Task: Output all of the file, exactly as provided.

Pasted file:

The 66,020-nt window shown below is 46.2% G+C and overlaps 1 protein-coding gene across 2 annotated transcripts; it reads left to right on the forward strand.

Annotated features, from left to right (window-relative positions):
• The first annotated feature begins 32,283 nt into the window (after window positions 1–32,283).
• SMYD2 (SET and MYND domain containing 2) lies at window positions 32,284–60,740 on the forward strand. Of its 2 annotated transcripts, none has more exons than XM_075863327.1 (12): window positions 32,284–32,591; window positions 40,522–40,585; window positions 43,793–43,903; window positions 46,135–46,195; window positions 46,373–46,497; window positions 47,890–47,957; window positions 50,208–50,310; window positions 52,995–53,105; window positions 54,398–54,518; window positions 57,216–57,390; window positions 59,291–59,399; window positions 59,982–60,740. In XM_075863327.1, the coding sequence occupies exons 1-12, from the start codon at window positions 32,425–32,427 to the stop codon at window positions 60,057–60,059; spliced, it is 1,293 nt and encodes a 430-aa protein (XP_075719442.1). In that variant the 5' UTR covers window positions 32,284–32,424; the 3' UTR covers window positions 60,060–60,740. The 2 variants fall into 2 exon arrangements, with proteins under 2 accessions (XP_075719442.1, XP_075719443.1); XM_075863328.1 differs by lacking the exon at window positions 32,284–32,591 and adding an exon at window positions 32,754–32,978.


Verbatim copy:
The 66,020-nt window shown below is 46.2% G+C and overlaps 1 protein-coding gene across 2 annotated transcripts; it reads left to right on the forward strand.

Annotated features, from left to right (window-relative positions):
• The first annotated feature begins 32,283 nt into the window (after window positions 1–32,283).
• SMYD2 (SET and MYND domain containing 2) lies at window positions 32,284–60,740 on the forward strand. Of its 2 annotated transcripts, none has more exons than XM_075863327.1 (12): window positions 32,284–32,591; window positions 40,522–40,585; window positions 43,793–43,903; window positions 46,135–46,195; window positions 46,373–46,497; window positions 47,890–47,957; window positions 50,208–50,310; window positions 52,995–53,105; window positions 54,398–54,518; window positions 57,216–57,390; window positions 59,291–59,399; window positions 59,982–60,740. In XM_075863327.1, the coding sequence occupies exons 1-12, from the start codon at window positions 32,425–32,427 to the stop codon at window positions 60,057–60,059; spliced, it is 1,293 nt and encodes a 430-aa protein (XP_075719442.1). In that variant the 5' UTR covers window positions 32,284–32,424; the 3' UTR covers window positions 60,060–60,740. The 2 variants fall into 2 exon arrangements, with proteins under 2 accessions (XP_075719442.1, XP_075719443.1); XM_075863328.1 differs by lacking the exon at window positions 32,284–32,591 and adding an exon at window positions 32,754–32,978.